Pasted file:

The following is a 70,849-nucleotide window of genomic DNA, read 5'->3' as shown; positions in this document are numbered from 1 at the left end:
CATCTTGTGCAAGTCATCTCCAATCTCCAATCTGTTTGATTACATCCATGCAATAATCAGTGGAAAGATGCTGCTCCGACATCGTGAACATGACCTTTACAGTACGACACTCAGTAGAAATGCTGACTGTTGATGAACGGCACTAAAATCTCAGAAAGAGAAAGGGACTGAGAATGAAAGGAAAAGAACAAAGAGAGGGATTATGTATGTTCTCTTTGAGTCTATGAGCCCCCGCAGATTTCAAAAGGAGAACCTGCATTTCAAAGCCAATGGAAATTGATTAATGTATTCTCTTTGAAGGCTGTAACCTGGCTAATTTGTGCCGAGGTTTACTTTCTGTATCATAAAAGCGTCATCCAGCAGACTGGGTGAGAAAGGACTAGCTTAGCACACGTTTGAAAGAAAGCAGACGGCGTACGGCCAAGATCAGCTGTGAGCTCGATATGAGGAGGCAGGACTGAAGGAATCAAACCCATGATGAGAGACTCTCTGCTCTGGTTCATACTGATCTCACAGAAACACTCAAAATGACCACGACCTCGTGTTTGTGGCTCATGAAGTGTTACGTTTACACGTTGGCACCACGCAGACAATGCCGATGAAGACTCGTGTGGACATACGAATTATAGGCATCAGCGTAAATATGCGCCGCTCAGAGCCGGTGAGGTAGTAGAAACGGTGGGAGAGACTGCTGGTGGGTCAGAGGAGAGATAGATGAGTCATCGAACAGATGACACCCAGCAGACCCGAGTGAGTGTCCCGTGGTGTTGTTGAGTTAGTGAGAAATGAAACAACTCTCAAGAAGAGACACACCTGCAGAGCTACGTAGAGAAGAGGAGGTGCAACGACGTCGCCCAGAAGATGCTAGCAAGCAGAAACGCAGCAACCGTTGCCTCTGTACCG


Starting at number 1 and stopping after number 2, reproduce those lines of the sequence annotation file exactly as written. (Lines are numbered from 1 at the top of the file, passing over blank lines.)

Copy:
The following is a 70,849-nucleotide window of genomic DNA, read 5'->3' as shown; positions in this document are numbered from 1 at the left end:
CATCTTGTGCAAGTCATCTCCAATCTCCAATCTGTTTGATTACATCCATGCAATAATCAGTGGAAAGATGCTGCTCCGACATCGTGAACATGACCTTTACAGTACGACACTCAGTAGAAATGCTGACTGTTGATGAACGGCACTAAAATCTCAGAAAGAGAAAGGGACTGAGAATGAAAGGAAAAGAACAAAGAGAGGGATTATGTATGTTCTCTTTGAGTCTATGAGCCCCCGCAGATTTCAAAAGGAGAACCTGCATTTCAAAGCCAATGGAAATTGATTAATGTATTCTCTTTGAAGGCTGTAACCTGGCTAATTTGTGCCGAGGTTTACTTTCTGTATCATAAAAGCGTCATCCAGCAGACTGGGTGAGAAAGGACTAGCTTAGCACACGTTTGAAAGAAAGCAGACGGCGTACGGCCAAGATCAGCTGTGAGCTCGATATGAGGAGGCAGGACTGAAGGAATCAAACCCATGATGAGAGACTCTCTGCTCTGGTTCATACTGATCTCACAGAAACACTCAAAATGACCACGACCTCGTGTTTGTGGCTCATGAAGTGTTACGTTTACACGTTGGCACCACGCAGACAATGCCGATGAAGACTCGTGTGGACATACGAATTATAGGCATCAGCGTAAATATGCGCCGCTCAGAGCCGGTGAGGTAGTAGAAACGGTGGGAGAGACTGCTGGTGGGTCAGAGGAGAGATAGATGAGTCATCGAACAGATGACACCCAGCAGACCCGAGTGAGTGTCCCGTGGTGTTGTTGAGTTAGTGAGAAATGAAACAACTCTCAAGAAGAGACACACCTGCAGAGCTACGTAGAGAAGAGGAGGTGCAACGACGTCGCCCAGAAGATGCTAGCAAGCAGAAACGCAGCAACCGTTGCCTCTGTACCG